Now think about how much of this you’re doing while behind the wheel.
Finally, multiply that by the number of cars that are moving in and out of the parking lot at the same time as you.
When you really consider it, it’s not hard to understand why so many parking lot accidents take place. In fact, it’s estimated that one out of every five motor vehicle accidents take place in a parking lot. Moreover, an average of 206 people (drivers and pedestrians) are killed each year in parking lot accidents.
How to Determine Fault
In many ways, a parking lot accident is more stressful than a run-of-the-mill fender bender, precisely because it can be so hard to pinpoint blame. Was it the parent who chased their child out into the middle of the lane, or the car that swerved to avoid them and caused a T-bone collision with another car just pulling in?
In the case of two cars colliding while backing out from their spaces at the same time, are both equally at fault, or is one more at fault than the other because they were texting on their phone at the time?
Below, we’ve presented several of the standard rules around parking lot accidents. We hope that it’s helpful not only in clearing up your confusion in case you’ve been involved in a parking lot accident, but also in helping you avoid parking lot accidents in the future.
The driver of the moving car is typically found to be at fault.
If only one of the vehicles involved in a parking lot accident was moving at the time, that driver will be usually be the one held responsible. However, if the other vehicle was illegally or improperly parked, that driver may also share liability for the accident.
Obeying signs is key.
Not all parking lots are equipped with stop or yield signs. But when they are, these signs are key in determining liability. If a parking lot accident occurs as a result of a sign not being properly heeded, that driver will be found at fault.
It is possible for both drivers to be found at fault.
In the case of two vehicles backing out simultaneously and colliding from the rear, it is entirely possible for both drivers to be found at fault, since both are responsible for their actions behind the wheel. Other influential factors, such as texting while driving or driving while intoxicating, may also come into play in determining how liability is shared.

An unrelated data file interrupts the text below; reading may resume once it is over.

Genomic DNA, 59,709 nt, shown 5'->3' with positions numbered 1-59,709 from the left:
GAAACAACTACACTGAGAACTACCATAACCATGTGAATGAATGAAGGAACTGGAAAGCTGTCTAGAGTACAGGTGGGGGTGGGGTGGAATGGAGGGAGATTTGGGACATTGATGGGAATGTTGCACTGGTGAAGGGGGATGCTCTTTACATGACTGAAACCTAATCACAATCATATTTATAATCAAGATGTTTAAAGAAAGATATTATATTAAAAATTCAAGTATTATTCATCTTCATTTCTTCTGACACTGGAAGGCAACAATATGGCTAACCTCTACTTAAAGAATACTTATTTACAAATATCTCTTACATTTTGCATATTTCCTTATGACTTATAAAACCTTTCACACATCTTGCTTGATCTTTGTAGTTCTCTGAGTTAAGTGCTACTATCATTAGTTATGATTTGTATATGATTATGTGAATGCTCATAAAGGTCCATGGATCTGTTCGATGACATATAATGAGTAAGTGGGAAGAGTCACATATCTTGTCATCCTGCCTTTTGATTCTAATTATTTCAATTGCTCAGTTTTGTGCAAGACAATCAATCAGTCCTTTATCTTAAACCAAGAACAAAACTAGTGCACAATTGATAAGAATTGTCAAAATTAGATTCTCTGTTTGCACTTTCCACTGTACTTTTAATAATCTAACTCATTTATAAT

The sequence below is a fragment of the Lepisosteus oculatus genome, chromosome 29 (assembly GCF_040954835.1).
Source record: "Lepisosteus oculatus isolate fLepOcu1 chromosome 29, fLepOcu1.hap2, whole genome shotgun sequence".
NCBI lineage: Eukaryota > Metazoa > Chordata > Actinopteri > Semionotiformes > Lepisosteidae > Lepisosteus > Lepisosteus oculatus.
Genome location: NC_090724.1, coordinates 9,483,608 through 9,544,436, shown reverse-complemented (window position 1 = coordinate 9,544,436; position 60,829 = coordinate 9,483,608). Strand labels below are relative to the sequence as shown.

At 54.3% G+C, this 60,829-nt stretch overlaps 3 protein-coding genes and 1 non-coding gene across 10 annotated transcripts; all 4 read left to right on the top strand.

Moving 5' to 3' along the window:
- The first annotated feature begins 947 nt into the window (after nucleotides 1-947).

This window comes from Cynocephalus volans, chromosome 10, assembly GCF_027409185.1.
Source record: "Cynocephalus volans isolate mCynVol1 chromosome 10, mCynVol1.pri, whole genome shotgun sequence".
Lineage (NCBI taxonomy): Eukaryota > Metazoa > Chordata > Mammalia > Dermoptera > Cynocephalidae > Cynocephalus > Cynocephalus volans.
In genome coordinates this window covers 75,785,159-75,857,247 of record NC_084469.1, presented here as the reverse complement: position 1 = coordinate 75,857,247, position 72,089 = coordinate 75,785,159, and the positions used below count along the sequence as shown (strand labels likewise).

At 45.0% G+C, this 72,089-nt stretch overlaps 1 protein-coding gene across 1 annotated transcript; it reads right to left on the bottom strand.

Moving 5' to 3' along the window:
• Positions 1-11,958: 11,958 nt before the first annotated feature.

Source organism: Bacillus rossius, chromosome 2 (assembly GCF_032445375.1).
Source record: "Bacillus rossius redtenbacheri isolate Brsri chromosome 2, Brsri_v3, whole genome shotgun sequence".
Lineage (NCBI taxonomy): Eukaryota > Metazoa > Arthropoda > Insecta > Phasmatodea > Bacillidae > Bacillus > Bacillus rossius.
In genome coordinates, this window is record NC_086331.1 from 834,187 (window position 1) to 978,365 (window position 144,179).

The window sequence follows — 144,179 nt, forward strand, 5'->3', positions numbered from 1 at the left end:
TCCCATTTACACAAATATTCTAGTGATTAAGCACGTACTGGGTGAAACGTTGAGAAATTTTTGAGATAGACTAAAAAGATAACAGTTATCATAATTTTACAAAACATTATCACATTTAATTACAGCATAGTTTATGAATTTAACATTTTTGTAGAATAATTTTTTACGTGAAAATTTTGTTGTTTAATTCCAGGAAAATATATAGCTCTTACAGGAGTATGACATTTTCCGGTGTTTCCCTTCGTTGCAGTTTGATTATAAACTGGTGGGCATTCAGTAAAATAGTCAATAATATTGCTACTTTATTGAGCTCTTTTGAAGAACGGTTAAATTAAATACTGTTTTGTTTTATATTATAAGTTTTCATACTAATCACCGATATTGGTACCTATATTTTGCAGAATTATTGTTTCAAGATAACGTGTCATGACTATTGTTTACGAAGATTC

Don’t race for the space.
Competing with another vehicle for the same parking space is another way to end up sharing liability in an accident. However, the left-turn rule applies here as in traffic: the driver who had to cross the stream of traffic to take the parking space is the one that’s found to be more at fault, unless a study of the impact reveals that one car was moving much faster than the other.
Hitting a pedestrian is very serious.
The statistics around pedestrian injuries and fatalities in parking lots are truly shocking. It’s estimated that 13% of all parking lot accidents end in pedestrian fatalities. Even worse, 22% of children between the ages of 5 and 9 killed in vehicle accidents were pedestrians hit when a driver backing out of a parking space failed to see the child in their vehicle’s path. Needless to say, drivers who strike a pedestrian in a parking lot have a much higher chance of being found at fault, though in some cases there is shared liability. If the pedestrian was acting recklessly or irresponsibly, they may be found at greater fault.
How to handle a hit-and-run.
As you might imagine, parking lots are prime territory for the hit and run accident, especially in situations where a driver hits a parked car while the owner is somewhere else. If you’ve been the victim of a hit-and-run parking lot accident, it’s a good idea to contact an attorney experienced in parking lot accidents to help you submit your claim and ensure that you get the coverage you deserve.
We offer much more information about how to handle parking lot accidents and other kinds of vehicle collisions on our auto accident page. Click here to learn how we can help you.